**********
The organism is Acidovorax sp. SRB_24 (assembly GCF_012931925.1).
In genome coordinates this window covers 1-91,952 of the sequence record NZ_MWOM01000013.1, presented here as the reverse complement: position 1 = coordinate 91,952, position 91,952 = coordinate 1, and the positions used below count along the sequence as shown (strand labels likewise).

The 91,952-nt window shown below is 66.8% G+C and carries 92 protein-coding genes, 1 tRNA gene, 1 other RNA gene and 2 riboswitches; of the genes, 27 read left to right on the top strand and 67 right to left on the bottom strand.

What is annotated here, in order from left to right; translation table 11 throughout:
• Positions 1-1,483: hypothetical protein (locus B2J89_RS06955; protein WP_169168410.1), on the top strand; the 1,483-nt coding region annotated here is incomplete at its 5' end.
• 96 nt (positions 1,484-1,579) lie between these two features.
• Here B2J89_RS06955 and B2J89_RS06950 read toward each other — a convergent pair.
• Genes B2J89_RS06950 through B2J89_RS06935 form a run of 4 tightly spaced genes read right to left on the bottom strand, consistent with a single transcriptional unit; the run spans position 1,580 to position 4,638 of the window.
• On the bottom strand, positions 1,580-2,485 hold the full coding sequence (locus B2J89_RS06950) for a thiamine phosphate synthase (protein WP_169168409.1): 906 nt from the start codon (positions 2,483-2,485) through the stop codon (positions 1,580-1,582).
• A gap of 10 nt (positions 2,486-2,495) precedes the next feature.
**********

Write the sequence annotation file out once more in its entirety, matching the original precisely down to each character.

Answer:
The organism is Acidovorax sp. SRB_24 (assembly GCF_012931925.1).
In genome coordinates this window covers 1-91,952 of the sequence record NZ_MWOM01000013.1, presented here as the reverse complement: position 1 = coordinate 91,952, position 91,952 = coordinate 1, and the positions used below count along the sequence as shown (strand labels likewise).

The 91,952-nt window shown below is 66.8% G+C and carries 92 protein-coding genes, 1 tRNA gene, 1 other RNA gene and 2 riboswitches; of the genes, 27 read left to right on the top strand and 67 right to left on the bottom strand.

What is annotated here, in order from left to right; translation table 11 throughout:
• Positions 1-1,483: hypothetical protein (locus B2J89_RS06955; protein WP_169168410.1), on the top strand; the 1,483-nt coding region annotated here is incomplete at its 5' end.
• 96 nt (positions 1,484-1,579) lie between these two features.
• Here B2J89_RS06955 and B2J89_RS06950 read toward each other — a convergent pair.
• Genes B2J89_RS06950 through B2J89_RS06935 form a run of 4 tightly spaced genes read right to left on the bottom strand, consistent with a single transcriptional unit; the run spans position 1,580 to position 4,638 of the window.
• On the bottom strand, positions 1,580-2,485 hold the full coding sequence (locus B2J89_RS06950) for a thiamine phosphate synthase (protein WP_169168409.1): 906 nt from the start codon (positions 2,483-2,485) through the stop codon (positions 1,580-1,582).
• A gap of 10 nt (positions 2,486-2,495) precedes the next feature.